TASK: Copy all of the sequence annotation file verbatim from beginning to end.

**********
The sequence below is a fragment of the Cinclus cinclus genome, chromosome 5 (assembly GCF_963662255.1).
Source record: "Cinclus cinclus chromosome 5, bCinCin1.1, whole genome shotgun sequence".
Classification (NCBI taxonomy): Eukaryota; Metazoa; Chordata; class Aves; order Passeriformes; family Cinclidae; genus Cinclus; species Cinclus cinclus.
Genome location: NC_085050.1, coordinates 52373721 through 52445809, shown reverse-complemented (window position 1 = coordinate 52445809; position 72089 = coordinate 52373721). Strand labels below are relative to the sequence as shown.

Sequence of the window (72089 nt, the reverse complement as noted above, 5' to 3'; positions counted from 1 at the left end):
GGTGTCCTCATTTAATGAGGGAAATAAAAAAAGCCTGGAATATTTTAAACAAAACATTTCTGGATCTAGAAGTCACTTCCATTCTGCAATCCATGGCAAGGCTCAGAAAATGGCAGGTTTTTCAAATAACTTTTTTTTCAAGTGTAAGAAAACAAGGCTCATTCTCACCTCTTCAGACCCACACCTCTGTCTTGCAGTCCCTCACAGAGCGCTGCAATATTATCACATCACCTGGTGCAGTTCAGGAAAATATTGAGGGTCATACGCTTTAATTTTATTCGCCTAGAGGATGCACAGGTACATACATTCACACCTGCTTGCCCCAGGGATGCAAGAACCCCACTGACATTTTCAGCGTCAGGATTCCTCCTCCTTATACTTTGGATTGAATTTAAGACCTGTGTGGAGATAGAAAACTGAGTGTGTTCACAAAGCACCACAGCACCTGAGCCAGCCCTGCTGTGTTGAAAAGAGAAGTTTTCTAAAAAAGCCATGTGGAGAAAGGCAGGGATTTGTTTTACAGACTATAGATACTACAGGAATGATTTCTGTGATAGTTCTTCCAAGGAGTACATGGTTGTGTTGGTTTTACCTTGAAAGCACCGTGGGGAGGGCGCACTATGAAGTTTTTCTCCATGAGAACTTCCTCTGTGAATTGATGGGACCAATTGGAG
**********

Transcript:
The sequence below is a fragment of the Cinclus cinclus genome, chromosome 5 (assembly GCF_963662255.1).
Source record: "Cinclus cinclus chromosome 5, bCinCin1.1, whole genome shotgun sequence".
Classification (NCBI taxonomy): Eukaryota; Metazoa; Chordata; class Aves; order Passeriformes; family Cinclidae; genus Cinclus; species Cinclus cinclus.
Genome location: NC_085050.1, coordinates 52373721 through 52445809, shown reverse-complemented (window position 1 = coordinate 52445809; position 72089 = coordinate 52373721). Strand labels below are relative to the sequence as shown.

Sequence of the window (72089 nt, the reverse complement as noted above, 5' to 3'; positions counted from 1 at the left end):
GGTGTCCTCATTTAATGAGGGAAATAAAAAAAGCCTGGAATATTTTAAACAAAACATTTCTGGATCTAGAAGTCACTTCCATTCTGCAATCCATGGCAAGGCTCAGAAAATGGCAGGTTTTTCAAATAACTTTTTTTTCAAGTGTAAGAAAACAAGGCTCATTCTCACCTCTTCAGACCCACACCTCTGTCTTGCAGTCCCTCACAGAGCGCTGCAATATTATCACATCACCTGGTGCAGTTCAGGAAAATATTGAGGGTCATACGCTTTAATTTTATTCGCCTAGAGGATGCACAGGTACATACATTCACACCTGCTTGCCCCAGGGATGCAAGAACCCCACTGACATTTTCAGCGTCAGGATTCCTCCTCCTTATACTTTGGATTGAATTTAAGACCTGTGTGGAGATAGAAAACTGAGTGTGTTCACAAAGCACCACAGCACCTGAGCCAGCCCTGCTGTGTTGAAAAGAGAAGTTTTCTAAAAAAGCCATGTGGAGAAAGGCAGGGATTTGTTTTACAGACTATAGATACTACAGGAATGATTTCTGTGATAGTTCTTCCAAGGAGTACATGGTTGTGTTGGTTTTACCTTGAAAGCACCGTGGGGAGGGCGCACTATGAAGTTTTTCTCCATGAGAACTTCCTCTGTGAATTGATGGGACCAATTGGAG